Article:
2.4.0 Molecular characterization

Protocol/ procedure

-Blood sample of about 500ul will be collected from the brachial vein of 25 individual birds of

either sex from each of the two ecotypes.

-Genomic DNA will be extracted by the use of phenol chloroform extraction method using the

protocol adopted by Hesfer (1997).

-The pellet of DNA will be washed and dried. The concentration of the DNA and its purity

will be determined by spectrophotometer based on the absorbance at 260 and 280nm


The purified DNA from individual as well as pooled DNA from each ecotype will be used for

further analysis.


3.1 Phenotypic evaluation

For morphological traits, growth, egg production, fertility,, and short and annual term egg

Production, factorial analysis of variance in a complete randomised design using appropriate

factors such as ecotype/genotype, sex, hatch, and interaction will be used .

A generalised linear model (GLM) procedure will be adopted using Statistical

Analysis System (SAS) (1998)

Using the following model

Yijk l=µ+Ei+Sj+Mjk+ (ES) ij +eijkl


Yijk=individual animal

µ =overall population mean

Ei=the fixed effect of ecotypes/genotype (1,2 )

Sj=effect of sex (1,2)

Mjk=Random effect of sire within ecotype (k=1…7)

(ES) ij=Effect of Ecotype x Sex interaction

eijkl=Residual error assume NID(0,σ2)

3.2 Morphological distance

Morphological data will be use to estimate genetic distance between the ecotypes.

Nine zoometric traits will be used.

body weight

body length

body width

neck length

beak length

beak width
beak height

shank length

head length

Using the means procedures of the SAS (1990) package (Statistical Analysis System Institute

Inc 1990) the simple descriptive statistics of each numerical variable will be obtain step wise

discriminatory analysis will be perform to assess the discriminatory power of each variable

,genetic distance will be obtain using Mahalanobis D² statistics using the means of each

discriminant variables monitor.(Salako and Ngere,2001 )

D² =∑ ∑ Vij (xi-yi)(xj-yj)


D²=geometric distance between two population represented in an m-dimensional space

Vij=is the element of ith row and jth Column of the inverse matrix

- The morphological data will also be subjected to principal component analysis (PCA) for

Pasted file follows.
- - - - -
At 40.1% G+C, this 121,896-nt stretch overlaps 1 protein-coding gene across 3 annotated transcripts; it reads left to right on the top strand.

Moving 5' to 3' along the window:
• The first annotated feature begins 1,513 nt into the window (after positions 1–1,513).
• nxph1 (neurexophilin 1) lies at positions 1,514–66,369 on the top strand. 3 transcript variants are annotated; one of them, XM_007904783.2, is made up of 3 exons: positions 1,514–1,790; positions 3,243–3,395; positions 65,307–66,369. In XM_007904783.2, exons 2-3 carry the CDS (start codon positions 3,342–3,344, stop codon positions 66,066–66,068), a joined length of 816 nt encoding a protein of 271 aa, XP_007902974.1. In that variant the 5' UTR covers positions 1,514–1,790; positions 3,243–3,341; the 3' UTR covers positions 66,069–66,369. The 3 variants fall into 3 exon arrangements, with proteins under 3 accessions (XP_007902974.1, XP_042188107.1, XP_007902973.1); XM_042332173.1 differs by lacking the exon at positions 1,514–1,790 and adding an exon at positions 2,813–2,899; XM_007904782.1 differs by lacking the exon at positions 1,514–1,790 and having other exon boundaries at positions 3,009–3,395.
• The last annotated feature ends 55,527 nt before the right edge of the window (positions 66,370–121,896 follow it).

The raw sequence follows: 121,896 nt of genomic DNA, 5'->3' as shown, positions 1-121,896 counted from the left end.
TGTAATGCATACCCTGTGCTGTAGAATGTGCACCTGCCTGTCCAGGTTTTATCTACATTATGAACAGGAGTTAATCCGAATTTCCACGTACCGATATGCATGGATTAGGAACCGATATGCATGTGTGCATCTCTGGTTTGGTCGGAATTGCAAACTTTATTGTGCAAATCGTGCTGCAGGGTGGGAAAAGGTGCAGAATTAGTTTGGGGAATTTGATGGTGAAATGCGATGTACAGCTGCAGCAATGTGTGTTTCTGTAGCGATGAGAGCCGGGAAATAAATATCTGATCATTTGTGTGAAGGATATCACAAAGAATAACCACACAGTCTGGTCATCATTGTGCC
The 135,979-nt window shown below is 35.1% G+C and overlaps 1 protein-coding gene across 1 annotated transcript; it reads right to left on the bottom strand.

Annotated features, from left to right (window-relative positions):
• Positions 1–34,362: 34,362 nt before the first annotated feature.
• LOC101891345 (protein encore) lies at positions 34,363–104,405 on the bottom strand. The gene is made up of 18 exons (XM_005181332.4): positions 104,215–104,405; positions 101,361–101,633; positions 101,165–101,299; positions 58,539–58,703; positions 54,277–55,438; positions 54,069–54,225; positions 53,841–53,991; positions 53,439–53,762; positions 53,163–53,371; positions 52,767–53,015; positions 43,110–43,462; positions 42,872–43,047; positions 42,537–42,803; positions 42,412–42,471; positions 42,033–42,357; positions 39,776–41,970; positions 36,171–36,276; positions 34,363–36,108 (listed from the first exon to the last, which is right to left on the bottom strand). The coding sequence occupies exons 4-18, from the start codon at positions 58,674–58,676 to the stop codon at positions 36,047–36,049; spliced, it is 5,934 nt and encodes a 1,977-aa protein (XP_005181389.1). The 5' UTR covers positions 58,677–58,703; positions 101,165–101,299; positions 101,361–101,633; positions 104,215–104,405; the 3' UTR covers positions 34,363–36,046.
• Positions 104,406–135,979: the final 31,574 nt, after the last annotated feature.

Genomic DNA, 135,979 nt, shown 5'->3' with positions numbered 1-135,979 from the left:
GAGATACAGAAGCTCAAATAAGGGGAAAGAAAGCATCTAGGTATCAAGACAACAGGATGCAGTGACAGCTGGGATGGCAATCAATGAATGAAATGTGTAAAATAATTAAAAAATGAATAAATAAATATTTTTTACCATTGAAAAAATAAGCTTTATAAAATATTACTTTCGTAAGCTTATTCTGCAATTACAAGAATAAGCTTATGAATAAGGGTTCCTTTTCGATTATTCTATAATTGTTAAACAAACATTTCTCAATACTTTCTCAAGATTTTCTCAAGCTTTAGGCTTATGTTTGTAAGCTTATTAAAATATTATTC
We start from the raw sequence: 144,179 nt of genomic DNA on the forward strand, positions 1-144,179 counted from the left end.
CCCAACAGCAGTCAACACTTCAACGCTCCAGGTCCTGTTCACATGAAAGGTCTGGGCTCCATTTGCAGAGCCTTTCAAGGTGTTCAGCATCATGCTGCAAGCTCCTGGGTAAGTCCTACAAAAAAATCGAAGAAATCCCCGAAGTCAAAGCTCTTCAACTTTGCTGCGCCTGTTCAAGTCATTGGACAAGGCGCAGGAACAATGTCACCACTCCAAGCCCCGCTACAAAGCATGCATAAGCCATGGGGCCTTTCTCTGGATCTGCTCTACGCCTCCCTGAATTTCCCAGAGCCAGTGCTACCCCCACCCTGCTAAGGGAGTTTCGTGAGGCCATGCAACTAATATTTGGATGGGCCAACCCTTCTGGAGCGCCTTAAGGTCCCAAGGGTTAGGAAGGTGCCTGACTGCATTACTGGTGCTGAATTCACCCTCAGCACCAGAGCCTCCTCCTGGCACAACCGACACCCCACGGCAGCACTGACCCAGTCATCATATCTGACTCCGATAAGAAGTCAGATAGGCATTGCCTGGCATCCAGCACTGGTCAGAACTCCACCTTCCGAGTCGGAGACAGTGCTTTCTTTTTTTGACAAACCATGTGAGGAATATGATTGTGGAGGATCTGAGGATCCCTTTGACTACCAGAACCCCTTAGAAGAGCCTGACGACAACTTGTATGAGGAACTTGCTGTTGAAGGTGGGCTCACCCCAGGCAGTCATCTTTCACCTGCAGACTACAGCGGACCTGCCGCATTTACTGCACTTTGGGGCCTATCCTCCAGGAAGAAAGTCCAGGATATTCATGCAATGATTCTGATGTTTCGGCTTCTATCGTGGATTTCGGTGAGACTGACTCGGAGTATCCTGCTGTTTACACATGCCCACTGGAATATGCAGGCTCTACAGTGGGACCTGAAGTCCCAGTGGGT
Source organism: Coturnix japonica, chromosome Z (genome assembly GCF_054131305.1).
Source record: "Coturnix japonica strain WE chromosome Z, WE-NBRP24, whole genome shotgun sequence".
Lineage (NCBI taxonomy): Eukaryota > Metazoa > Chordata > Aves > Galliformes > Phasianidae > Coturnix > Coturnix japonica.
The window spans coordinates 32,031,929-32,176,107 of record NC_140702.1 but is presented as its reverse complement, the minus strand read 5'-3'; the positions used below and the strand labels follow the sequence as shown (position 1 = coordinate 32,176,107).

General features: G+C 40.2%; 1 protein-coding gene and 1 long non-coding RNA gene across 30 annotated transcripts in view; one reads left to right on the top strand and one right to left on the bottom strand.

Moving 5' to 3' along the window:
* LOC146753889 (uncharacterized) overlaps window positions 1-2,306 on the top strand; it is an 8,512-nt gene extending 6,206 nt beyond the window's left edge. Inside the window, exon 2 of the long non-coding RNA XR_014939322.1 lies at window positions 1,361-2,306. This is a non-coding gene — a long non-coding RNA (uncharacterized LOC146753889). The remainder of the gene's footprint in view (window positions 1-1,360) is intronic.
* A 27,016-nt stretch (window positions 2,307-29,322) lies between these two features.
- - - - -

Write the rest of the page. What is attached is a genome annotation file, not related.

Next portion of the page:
multivariate analysis to reveal pattern within the data matrix.

3.3 Genetic and phenotypic parameter estimation

Growth, egg production, and fertility data of each ecological group will be

Subjected to genetic analysis using the mixed model least square and maximum likelihood

Package Harvey (1990) to estimate genetic and phenotypic correlation as well as heritability

Estimate of traits from sire variance components.

3.4 Random Amplified Polymorphic DNA-Polymerase Chain Reaction Analysis (RAPD-PCR)

RAPD –PCR will be carried out with the pooled and the individual genomic DNA samples

.Five random primers will be use and amplified by polymerase chain reaction (PCR).Each

sample will be use for electrophoresis.

RAPD pattern will be visualised on a Ultraviolet (UV) transilluminators and photograph.

Recording of data and statistical analysis

The RAPD bands will be score for their presence (1) or absence (0) .The index for similarity

between ecotypes and within ecotype will be calculated using the formular developed by

(Lynch, 1990) .

Bab= 2Nab/Na+Nb

Where Nab= number of fragment observed in individuals a and b

Na and Nb = total number of fragment scored in a and b

3.4,1 Genetic distance base on band sharing

The genetic distance between the populations will be calculated based on band sharing between

the pooled sample profiles. The genetic distance between ecotypes will be calculated as

developed by (Chatterjee et al 2007)

Dab=1/N.1- (Nab/Na+Nb-Nab)

Where Nab= number of common band between ecotypes

Na= number of common band in ecotype a

Nb=number of common band in ecotype b

N= number of primers

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Body measurements

Body length- measure between the first cervical vertebrae and the pygostye

Bird height – measure from the legs on the ground up to the back of the body.

Body width – distance between the right to the left flank of the body.

Beak length – measure as length of the upper beak rim

Beak width – at the widest part of the beak between the right and the left distance

Beak height - at highest part of the beak.

Shank length – from the knee or knuckle (hock joint)to the region of the tarsus

Wing length – measure as the distance from the caput humeri to the third carpal digit

Head length –as distance between the end of the beak and the end condylus occipitale

Neck length –measure between the first and the last cervical vertebrae

Head width – at the widest part of the head

Head height- at the highest part of the head.